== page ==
A company is making a major investment in three natural gas fueling stations in West Virginia along the I-79 corridor. IGS Energy CNG Services plans to spend $10 million in the next few months to build stations in Charleston, Jane Lew, Bridgeport and Mt. Morris, PA.
Gov. Earl Ray Tomblin helped make the announcement Thursday on the site of one of the future stations at the Foodland on Spring Street in Charleston.
“[It's] the beginning of the infrastructure necessary to support our state’s conversion to natural gas fueled vehicles,” according to Tomblin.
Kanawha County Commission President Kent Carper says the project is a win/win for everyone involved.
“It’s one of those things that sounds too good to be true but it actually is true!”
West Virginia has an abundance of natural gas. That made IGS/CNG’s decision to invest in the four stations along I-79 an easy choice.
Carper believes once the public realizes the benefits compressed natural gas compared to gasoline and diesel, they’ll be ready to buy a CNG-fueled vehicle of their own.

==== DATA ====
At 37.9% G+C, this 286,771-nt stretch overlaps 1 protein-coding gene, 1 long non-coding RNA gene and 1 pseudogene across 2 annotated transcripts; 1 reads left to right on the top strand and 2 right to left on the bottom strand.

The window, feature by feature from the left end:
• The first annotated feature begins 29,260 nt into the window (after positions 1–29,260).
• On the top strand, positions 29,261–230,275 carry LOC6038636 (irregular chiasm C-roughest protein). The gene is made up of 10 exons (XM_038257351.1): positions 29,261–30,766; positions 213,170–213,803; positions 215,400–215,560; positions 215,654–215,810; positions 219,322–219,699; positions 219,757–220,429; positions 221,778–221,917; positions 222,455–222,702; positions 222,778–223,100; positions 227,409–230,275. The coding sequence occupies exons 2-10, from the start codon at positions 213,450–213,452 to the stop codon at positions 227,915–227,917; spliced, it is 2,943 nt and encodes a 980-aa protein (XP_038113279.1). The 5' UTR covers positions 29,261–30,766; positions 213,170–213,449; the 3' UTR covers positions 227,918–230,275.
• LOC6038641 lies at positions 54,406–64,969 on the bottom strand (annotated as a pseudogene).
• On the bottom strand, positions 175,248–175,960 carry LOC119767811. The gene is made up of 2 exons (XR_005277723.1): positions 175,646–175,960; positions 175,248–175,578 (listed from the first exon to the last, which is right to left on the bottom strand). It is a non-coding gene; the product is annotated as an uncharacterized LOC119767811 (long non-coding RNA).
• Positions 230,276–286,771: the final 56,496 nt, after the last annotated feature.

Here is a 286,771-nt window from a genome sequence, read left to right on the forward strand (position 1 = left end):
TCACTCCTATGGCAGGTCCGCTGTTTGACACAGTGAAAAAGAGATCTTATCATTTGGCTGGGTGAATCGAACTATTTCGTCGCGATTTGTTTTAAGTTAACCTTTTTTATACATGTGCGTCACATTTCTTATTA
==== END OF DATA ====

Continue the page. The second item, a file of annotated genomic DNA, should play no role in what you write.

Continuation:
“The fact that we spend billions of dollars a year importing fuel from the Middle East that doesn’t burn that clean to begin with, instead we can use our own natural gas right here at about 40-percent less cost,” according to Carper.
Currently the average cost for a gallon of regular unleaded gas here in West Virginia is $3.43. The price for the same amount of CNG is $2.10. That price is not expected to increase anytime in the near future.
One of the big questions about CNG-fueled vehicles is how they compare ride-wise to their gas counterparts.
“You can not tell the difference. There is absolutely no difference in power, performance. The only difference is that it is natural gas from here,” Carper said.
Construction is set to begin on the fueling stations in the next couple of months. They should be open for business before the end of September.